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Tuesday, August 14, 2012

When Is Helping Not?

I remember a story I heard of a group of tourists who were watching the hatching of some sea turtles. They were overjoyed when one little turtle emerged from the sand and started hurrying toward the safety of the sea. Suddenly, a sea gull swooped down on the poor little thing. Well, one of the watchers leapt to her feet and yelled at the attacker who dropped its prey and fled. The little one scurried on into the waves and the beach erupted with more of these turtles angling for the water. They didn't make it. A swarm of sea birds descended, feeding off the defenseless babies in a horrible massacre. The guide then told them, "In nature, that first one out is an indicator. If he makes it, the coast is clear, so to speak, and it's safe for the rest to go. In this case, it wasn't. But because that first one made it, the rest thought it was safe." So, when is helping not helping?

You remember that classic parable of Jesus, the Prodigal Son (Luke 15:11-32). A glorious story of a father's love. A great story of revelry, repentance, and restoration. Even a warning against "the good son", the self-righteous who think "I never did anything like that; I deserve better." Good stuff, all. But I got to thinking about that prodigal who ran off to do what he wanted and really messed up his life.

The text says "he squandered his property in reckless living" (Luke 15:13). Then "a severe famine arose in that country, and he began to be in need" (Luke 15:14). My, my, even God was against him, it seemed. The story tells how he hired himself out to a pig farmer, a horrible thing for a good Jewish kid. He was so hungry that he longed to eat pig food. Really, really bad. But there is an interesting phrase there. "No one gave him anything" (Luke 15:16).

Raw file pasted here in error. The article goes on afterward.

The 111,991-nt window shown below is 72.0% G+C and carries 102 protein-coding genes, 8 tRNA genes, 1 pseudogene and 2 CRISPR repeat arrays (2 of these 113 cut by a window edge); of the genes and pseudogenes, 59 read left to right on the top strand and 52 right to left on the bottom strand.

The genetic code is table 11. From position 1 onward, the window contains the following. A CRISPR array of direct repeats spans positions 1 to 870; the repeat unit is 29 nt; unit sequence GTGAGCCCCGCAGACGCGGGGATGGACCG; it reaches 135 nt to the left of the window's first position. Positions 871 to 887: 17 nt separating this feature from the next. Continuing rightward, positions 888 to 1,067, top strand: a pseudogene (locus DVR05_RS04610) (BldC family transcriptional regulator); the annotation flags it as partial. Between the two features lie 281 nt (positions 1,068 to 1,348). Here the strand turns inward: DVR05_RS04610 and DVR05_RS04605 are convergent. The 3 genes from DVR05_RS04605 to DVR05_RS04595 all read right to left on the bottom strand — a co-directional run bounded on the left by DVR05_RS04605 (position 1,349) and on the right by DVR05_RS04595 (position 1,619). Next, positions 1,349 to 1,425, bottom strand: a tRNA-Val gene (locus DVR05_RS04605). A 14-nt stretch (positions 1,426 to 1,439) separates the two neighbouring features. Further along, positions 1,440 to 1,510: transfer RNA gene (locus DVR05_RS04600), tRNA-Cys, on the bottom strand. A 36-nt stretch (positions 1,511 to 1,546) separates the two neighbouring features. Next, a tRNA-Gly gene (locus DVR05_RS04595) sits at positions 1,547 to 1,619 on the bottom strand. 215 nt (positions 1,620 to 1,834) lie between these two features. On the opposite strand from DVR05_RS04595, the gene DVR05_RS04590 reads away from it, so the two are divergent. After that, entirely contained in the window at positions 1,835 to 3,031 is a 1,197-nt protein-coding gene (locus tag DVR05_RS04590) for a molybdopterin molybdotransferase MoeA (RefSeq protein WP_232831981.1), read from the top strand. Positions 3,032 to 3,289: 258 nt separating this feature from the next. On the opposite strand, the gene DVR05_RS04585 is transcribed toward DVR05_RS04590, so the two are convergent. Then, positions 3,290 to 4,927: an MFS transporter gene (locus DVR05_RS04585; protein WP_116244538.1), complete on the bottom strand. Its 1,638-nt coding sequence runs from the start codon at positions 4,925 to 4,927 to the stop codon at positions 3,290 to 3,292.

Now, you know the rest of the story. He "came to himself" (I love that phrase), repented, and returned to his father to become his father's hired servant. His father, apparently waiting for him, ran to him "while he was still a long way off" and embraced and kissed him. He brushed aside his son's apology returned him to the family (Luke 15:22-24), and threw a party. And, then, there was the older brother's complaint which you should examine on your own.

I got to thinking. What would have happened to this kid if he was living today? Well, there would be a segment of society that would have been up in arms over his plight. "Eating is a human right. No one should go without food. We need to take money from the rich people and feed this poor soul." And the charitable Christian organizations would have put him on their commercials. "See this poor fellow who is in dire need? Won't you give some to feed him and others like him?" The soup kitchens would have provided him a meal and the homeless shelters would have given him a place to sleep. And he never would have hit bottom, repented, and been restored to his father.

Now, I am not advocating non-charity. I am not opposing giving to the poor or helping people in need. I am not opposed to taxes being used to help people in trouble. Not the point. In fact, since the story is a parable, not an actual event, and since we don't really know what would have happened to this fictional character in other circumstances, my conjecture is merely that -- conjecture. People who end up homeless, fed by soup kitchens, housed by shelters, helped by strangers can certainly hit bottom anyway. Not my point.

What's my point, then? My point is that we don't know. Sometimes doing for people is the best thing to do. Other times doing nothing is much, much better. Being nice to people is often the right thing to do, but sometimes being stern with them is much, much better. Sometimes meeting with people is the right thing to do, but the Bible indicates (as an example) that there are indeed people with whom we should not even eat (1 Cor 5:9-11). Sometimes embracing people is the right thing to do, but Jesus told us that there are times that we must shun (Matt 18:15-17). Feeding the hungry is often the right thing to do, but Paul said, "If anyone is not willing to work, let him not eat" (2 Thess 3:10).